— Most of all, it is a matter of the natural odour of the ingredients. We select ingredients with a mild or pleasant natural odour in the formulation — by formulating accordingly we can achieve innovative, pleasant feeling formulations, says Alain Mavon, VP R&D and Sustainability, Lumene.

— We have created Meishai with a different design and feel than what you usually will see on Asthma and Allergy certified products, says Katja Rosasco. Take our shampoo, which comes without two common foaming agents that can cause irritated skin and scalp and where we found and use a natural and more gentle foaming agent, called Sodium Coco Sulfate (SCS). So you will notice that it does not foam as fast as your normal shampoo and the trick is to add more water to the hair and not more product. We’ve also created a how-to guide for optimal use.

Alain Mavon.

What feedback have you received working like this?

— It’s been as expected — and we do continue developing fragrance-free products, says Alain Mavon. Fragrance is a big part of the sensorial experience of the product and as such important to many consumers as well. Perhaps becoming even more important, as consumers look to boost their mood and improve their general well-being through skincare.

— The response to Clean up has been incredible and consumers have welcomed perfume-free haircare with open arms, says Christian Arhøj.

— We’ve only been on the market for one year and we knew that it would take time to find its place, Katja Rosasco, founder of Meishai, explains. Most consumers and retailers have to get used to the fact that it’s without any scent. However, after using it for a while, they say that they feel ’detoxed’ and that it’s funny how it suddenly seems so unnecessary to think that they used to have a different scent in every single cosmetic product. Most of them still like perfume and fragrances but now it’s something they choose to put on when they want and have chosen what scent they like themselves.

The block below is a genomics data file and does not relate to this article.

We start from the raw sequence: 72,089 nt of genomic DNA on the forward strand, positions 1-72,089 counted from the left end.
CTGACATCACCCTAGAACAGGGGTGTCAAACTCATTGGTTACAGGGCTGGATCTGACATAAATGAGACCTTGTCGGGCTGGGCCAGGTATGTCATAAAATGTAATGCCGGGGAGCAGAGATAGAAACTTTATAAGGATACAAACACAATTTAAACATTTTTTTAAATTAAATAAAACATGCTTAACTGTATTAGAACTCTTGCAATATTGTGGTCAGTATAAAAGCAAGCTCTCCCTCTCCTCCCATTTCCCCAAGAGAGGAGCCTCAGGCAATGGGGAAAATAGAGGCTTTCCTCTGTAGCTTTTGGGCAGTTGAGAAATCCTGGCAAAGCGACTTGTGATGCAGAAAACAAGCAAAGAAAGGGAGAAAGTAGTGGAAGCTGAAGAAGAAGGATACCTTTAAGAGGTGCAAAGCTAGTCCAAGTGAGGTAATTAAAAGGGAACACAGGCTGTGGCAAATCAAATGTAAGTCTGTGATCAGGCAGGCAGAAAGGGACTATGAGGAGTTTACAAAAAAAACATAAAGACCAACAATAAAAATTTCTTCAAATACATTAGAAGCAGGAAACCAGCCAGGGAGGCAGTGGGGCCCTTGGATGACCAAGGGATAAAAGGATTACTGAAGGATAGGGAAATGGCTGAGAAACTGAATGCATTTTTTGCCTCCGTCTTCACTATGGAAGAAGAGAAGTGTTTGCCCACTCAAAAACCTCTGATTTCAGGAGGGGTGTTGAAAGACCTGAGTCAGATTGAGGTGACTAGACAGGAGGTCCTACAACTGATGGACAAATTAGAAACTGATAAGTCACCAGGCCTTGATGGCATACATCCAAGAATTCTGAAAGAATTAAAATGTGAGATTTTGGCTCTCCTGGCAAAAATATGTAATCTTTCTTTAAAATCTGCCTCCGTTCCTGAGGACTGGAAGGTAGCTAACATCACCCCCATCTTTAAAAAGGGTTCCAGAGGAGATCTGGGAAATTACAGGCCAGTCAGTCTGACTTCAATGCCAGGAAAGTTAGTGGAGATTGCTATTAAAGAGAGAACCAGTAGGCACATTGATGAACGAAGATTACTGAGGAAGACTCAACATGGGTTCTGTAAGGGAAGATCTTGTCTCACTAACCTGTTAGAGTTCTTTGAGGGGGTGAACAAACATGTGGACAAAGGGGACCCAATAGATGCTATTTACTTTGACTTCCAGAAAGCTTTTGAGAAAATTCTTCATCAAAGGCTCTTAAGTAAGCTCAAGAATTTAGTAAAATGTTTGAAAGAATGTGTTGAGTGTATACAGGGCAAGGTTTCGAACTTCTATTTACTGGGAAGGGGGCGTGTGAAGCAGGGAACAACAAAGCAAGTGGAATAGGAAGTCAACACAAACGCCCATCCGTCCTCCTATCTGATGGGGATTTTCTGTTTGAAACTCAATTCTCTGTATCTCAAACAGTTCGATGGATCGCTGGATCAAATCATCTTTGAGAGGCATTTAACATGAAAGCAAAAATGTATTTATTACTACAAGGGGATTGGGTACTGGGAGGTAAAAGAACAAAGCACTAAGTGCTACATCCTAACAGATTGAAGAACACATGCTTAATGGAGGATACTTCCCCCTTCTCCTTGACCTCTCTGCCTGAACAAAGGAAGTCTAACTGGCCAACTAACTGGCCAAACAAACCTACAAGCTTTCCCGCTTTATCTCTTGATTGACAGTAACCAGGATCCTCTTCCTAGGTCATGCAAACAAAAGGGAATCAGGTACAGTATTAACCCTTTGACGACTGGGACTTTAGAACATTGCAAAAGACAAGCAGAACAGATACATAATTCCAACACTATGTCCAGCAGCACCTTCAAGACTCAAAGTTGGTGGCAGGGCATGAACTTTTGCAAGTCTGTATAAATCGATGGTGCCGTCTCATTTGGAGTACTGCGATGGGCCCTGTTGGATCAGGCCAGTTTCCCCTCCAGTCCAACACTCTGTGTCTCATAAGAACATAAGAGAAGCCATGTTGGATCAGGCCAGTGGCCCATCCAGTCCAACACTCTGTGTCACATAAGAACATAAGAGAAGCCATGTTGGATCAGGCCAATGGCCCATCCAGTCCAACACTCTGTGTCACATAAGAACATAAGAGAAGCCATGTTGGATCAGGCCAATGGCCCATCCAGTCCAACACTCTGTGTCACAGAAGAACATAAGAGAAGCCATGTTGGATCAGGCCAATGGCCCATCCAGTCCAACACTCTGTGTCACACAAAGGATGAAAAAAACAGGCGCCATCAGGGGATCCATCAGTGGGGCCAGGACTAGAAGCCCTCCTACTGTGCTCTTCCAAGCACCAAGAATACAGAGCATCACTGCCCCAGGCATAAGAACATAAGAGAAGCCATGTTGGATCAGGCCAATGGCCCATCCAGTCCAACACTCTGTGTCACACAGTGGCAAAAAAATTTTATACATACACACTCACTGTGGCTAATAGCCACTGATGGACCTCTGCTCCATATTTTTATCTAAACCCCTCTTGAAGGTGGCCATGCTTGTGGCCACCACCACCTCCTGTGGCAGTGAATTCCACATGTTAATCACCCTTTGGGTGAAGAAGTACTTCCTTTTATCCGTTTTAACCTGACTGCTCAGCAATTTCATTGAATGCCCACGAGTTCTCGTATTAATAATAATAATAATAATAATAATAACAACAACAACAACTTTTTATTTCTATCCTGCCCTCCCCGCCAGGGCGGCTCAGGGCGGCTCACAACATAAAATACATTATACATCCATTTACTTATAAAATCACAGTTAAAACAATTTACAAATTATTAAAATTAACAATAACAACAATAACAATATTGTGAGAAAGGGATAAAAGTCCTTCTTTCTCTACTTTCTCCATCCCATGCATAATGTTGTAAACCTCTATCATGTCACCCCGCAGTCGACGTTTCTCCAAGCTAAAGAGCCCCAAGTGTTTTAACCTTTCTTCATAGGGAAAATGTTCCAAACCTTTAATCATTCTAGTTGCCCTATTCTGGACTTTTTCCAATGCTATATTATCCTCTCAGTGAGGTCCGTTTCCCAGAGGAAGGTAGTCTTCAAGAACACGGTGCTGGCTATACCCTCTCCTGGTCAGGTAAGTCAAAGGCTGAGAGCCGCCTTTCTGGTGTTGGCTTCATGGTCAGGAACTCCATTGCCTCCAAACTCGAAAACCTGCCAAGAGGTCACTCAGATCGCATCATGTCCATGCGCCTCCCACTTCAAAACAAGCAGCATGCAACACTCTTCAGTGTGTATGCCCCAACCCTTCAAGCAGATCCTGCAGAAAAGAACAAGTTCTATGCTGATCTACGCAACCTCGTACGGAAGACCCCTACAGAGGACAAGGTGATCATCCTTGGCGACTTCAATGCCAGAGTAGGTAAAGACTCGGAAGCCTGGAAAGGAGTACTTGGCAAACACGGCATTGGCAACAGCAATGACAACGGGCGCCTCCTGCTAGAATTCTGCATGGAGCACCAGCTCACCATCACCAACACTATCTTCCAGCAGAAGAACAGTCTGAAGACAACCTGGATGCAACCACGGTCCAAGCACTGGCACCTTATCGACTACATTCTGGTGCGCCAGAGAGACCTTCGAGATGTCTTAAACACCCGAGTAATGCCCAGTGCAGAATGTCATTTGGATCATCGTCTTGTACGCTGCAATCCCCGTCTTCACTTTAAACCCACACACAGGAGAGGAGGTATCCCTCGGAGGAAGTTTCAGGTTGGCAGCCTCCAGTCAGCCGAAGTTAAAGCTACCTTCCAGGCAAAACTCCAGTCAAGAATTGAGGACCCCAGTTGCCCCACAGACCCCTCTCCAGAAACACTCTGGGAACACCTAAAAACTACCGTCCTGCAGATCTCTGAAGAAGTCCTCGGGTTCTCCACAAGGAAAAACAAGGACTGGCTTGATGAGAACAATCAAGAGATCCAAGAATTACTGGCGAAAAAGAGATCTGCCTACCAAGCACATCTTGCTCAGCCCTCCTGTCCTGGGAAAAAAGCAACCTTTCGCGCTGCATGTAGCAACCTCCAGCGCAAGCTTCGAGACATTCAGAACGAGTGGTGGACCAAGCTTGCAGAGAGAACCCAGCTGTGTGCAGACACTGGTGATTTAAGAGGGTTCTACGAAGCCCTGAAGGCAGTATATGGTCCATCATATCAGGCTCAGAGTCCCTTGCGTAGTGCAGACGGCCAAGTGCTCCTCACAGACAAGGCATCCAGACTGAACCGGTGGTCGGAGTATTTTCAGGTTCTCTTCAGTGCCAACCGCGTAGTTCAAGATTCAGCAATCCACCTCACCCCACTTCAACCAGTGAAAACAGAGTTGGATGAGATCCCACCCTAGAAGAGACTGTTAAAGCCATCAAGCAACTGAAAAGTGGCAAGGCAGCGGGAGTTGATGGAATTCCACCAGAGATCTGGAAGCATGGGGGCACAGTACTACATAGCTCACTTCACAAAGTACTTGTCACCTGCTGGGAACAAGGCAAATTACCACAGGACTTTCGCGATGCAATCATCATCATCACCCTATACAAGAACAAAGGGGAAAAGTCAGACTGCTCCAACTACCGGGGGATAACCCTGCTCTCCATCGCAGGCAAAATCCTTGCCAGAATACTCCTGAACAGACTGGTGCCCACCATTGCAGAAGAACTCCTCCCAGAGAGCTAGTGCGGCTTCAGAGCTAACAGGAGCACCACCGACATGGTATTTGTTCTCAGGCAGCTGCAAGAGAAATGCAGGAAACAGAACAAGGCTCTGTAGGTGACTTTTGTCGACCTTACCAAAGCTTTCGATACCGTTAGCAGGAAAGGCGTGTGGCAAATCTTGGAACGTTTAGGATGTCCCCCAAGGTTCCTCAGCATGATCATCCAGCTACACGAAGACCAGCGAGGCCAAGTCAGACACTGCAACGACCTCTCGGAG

Will this grow bigger or is it more of a temporary trend?

— I very much believe that this is something we will see more and more of — I will do my best to show that it is possible and hopefully inspire other brands, says Katja Rosasco. I think it’s more like an awakening than a trend. The facts are that it’s a cocktail effect from fragrances in every single cosmetic product, that can trigger allergies. And once you got it, it’s not going away. I hope for more transparency regarding perfume in our industry. I knew how hard it was for me to navigate in, because today, perfume and fragrance come in many forms and many names. 


Neither Alain Mavon nor Christian Arhøj believes that this is a passing trend.

— The demand for fragrance-free and fragranced products will continue to co-exist, says Mavon.

— People become more and more attentive to which products and ingredients they expose to their hair and skin. I see a lot of brands changing their formulas to make their products perfume free, as it gradually receives more and more focus in the beauty industry, says Arhøj. He continues:

— More and more people are becoming allergic. We have used the same parabens for the last 30 years, but now that they have been removed, other forms of preservation are used. But the problem is that we don’t have as much experience with those preservations, and many people experience reaction and cross allergies due to that.

— Where approximately 5% of the Danish population suffers from perfume or fragrance allergies, and what is concerning is that these numbers are increasing every year, predominantly among the youth. If more consumers choose perfume- or fragrance-free, it can hopefully inspire the industry to find the courage to create and produce cleaner. It’s important for me to say that perfume is not bad in itself but we have to ask ourselves if it is necessary for every single cosmetic product. Maybe with time, we can find a better balance, so that not more and more people are developing perfume allergies. I believe there is a big hole in the market and maybe this is really a big opportunity standing in front of our industry, says Katja Rosasco.